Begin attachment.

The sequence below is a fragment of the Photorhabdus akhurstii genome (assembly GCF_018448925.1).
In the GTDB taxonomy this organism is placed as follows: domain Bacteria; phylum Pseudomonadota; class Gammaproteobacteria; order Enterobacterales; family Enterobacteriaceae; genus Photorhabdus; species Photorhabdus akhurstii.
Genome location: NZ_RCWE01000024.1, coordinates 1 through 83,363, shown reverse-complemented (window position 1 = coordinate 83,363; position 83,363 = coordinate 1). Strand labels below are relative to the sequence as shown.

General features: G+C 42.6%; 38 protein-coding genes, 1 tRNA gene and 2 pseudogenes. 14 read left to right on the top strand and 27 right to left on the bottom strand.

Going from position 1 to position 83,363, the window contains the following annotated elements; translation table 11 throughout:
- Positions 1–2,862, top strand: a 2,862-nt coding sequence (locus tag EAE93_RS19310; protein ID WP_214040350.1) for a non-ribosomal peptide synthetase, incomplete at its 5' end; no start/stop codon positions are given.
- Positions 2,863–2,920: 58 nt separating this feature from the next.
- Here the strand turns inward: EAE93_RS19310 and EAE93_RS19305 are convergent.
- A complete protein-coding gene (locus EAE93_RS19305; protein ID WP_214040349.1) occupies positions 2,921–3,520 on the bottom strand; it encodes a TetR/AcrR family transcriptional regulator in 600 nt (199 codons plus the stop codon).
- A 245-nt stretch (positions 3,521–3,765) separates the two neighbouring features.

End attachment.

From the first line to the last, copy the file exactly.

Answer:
The sequence below is a fragment of the Photorhabdus akhurstii genome (assembly GCF_018448925.1).
In the GTDB taxonomy this organism is placed as follows: domain Bacteria; phylum Pseudomonadota; class Gammaproteobacteria; order Enterobacterales; family Enterobacteriaceae; genus Photorhabdus; species Photorhabdus akhurstii.
Genome location: NZ_RCWE01000024.1, coordinates 1 through 83,363, shown reverse-complemented (window position 1 = coordinate 83,363; position 83,363 = coordinate 1). Strand labels below are relative to the sequence as shown.

General features: G+C 42.6%; 38 protein-coding genes, 1 tRNA gene and 2 pseudogenes. 14 read left to right on the top strand and 27 right to left on the bottom strand.

Going from position 1 to position 83,363, the window contains the following annotated elements; translation table 11 throughout:
- Positions 1–2,862, top strand: a 2,862-nt coding sequence (locus tag EAE93_RS19310; protein ID WP_214040350.1) for a non-ribosomal peptide synthetase, incomplete at its 5' end; no start/stop codon positions are given.
- Positions 2,863–2,920: 58 nt separating this feature from the next.
- Here the strand turns inward: EAE93_RS19310 and EAE93_RS19305 are convergent.
- A complete protein-coding gene (locus EAE93_RS19305; protein ID WP_214040349.1) occupies positions 2,921–3,520 on the bottom strand; it encodes a TetR/AcrR family transcriptional regulator in 600 nt (199 codons plus the stop codon).
- A 245-nt stretch (positions 3,521–3,765) separates the two neighbouring features.